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On a Mission

Thursday, January 27th, 2005

Yesterday, I was on a mission.

Good things can come from going to travel shows. At the recent Daily Telegraph Travel & Adventure Show in Kensington, I hung out at the desk of a company that organises tours to some of the most spectacular whalewatching destinations on the planet. Of course I could not afford to go on one of the trips, but I spent some time talking to the woman running the stall. Soon I brought up East Sri Lanka—not so long ago one of the most promising destinations and now devastated by the tsunami. Whalewatch tourism would be an enormous boost to the affected communities, not to mention provide vital support to cash-stripped researchers. I launched into a mini-lecture while the woman listened slightly startled but with growing enthusiasm, then she pushed a pen and paper across the desk. I scribbled some notes and a few days later an email from the company’s founder landed in my inbox; inviting me to a meeting in Brighton.
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Saved by the Cat

Thursday, December 30th, 2004

Our mates are OK!

John e-mailed them on Monday which I though futile because, although they now have internet access in the house in Negombo, that would be the last place they would be.

But they replied. It turns out that the cat, Gizmo, has a tail infection so S & A stayed at the house over Christmas to administer his medication and mother him. Otherwise they would have gone to a beach resort along the southern or eastern shore and, as S succinctly put it: “we would be dead. —Saved by the cat!”


Sri Lanka: The Situation in the East

Thursday, December 30th, 2004

At last news has begun to trickle through about the situation along Sri Lanka’s East coast—and it looks bad.
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Killer Tsunamis

Monday, December 27th, 2004

One of the biggest earthquakes ever recorded hit the Indian Ocean on Sunday morning. At 9 am local time, without any warning, Sri Lanka was pounded by a series of Tsunamis.

I am trying to get my head around this, but I can’t. Names and faces keep flashing before my eyes: Trincomalee, Batticaloa, Arugam Bay, Tangalla, Weligama, Mirissa…

The Harbour Master, the people at the ‘French Garden’, the owner of the ‘Arugam Bay Hillton’, Raja, Lalith’s beach hut (at least he should have been on his Christmas break—hopefully!)

The shanty towns on the beaches around Trincomalee, the fishermen in their huts around the villages, the schoolchildren of Muttur.

Our mates are down there now. They should have been in Kandy for Christmas but who knows, maybe they decided to be a bit more adventurous this year. They have arranged to hire a car for a month and maybe decided on Christmas at the beach after I have been raving about the east coast. We don’t know, of course. Over a million people are cut off.

Our last supper

Monday, November 8th, 2004

This completes the Sri Lanka travelogue— just in time for my Portugal trip 🙂 It’s only a little holiday, but I hope that a few quirky things will happen to give me new story leads, so watch this space.

Time for our last supper. We took the bikes and cycled past the bus station back to the bridge over the lagoon. Just past the bridge was the ‘New Rest House’ where we had spent some pleasant evenings with S and A. We felt we needed some old-fashioned hospitality to console us on our last evening.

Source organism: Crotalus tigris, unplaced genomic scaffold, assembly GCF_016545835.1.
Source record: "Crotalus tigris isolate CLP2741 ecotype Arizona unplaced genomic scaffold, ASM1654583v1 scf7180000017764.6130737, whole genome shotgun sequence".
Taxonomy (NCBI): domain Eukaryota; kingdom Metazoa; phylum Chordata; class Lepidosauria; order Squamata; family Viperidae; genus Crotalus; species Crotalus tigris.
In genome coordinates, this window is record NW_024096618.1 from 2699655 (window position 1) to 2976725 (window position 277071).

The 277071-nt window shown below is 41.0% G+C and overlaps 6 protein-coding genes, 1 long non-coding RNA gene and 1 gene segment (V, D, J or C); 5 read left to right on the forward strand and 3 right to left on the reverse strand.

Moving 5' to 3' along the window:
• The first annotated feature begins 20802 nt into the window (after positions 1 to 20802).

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The Toddy Tavern

Sunday, November 7th, 2004

There was one thing left to do.

I had only come across a single toddy tavern anywhere near where I was staying and that had been in Trincomalee. Even there it had been quite a way out of town. I had not wanted to walk out there in the heat of the day and certainly not after dark (there are drawbacks to being a single female traveller). I had however seen several toddy signs from the bus to Colombo. It was hot and it would be a bother, but I felt that a visit to a toddy tavern was a must. John chickened out.
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Impending departure

Saturday, November 6th, 2004

Our impending departure was hanging over me like a shadow. I cried a little when we drove back to Negombo on the following evening. The house was dark and abandoned. John and I were together, but we felt alone.
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On campus (3) — of lechers and scorpions

Friday, November 5th, 2004

In the morning I felt better. It was like awakening from a bad dream. I hugged John and we lost each other in a kiss. Sex was out of the question. Jungle sounds filtered through the windows and from the kitchen came more domestic clattering noises — we would be overheard. We held each other tight for a while, hearts pounding.
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On campus (2) — bookish interlude

Thursday, November 4th, 2004

Back at the library, it turned out that my trusty student friend had checked the entire Loris contents list for articles on marine mammals, saving me a lot of time.
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On campus (1)

Wednesday, November 3rd, 2004

Any idea of further travel was out of the question. Irrespective of the fact that we only had a few days left, I was still feeling decidedly shaky and strange. Once again, I took 10 mg of Seroxat, which made me sweat profusely. But I was determined to put the day to good use. Equipped with two full water bottles, I followed John to the department. The students greeted him enthusiastically despite, or perhaps because, of the two hour turorial he had subjected them to on the previous day when one unfortunate fellow had asked a maths question.
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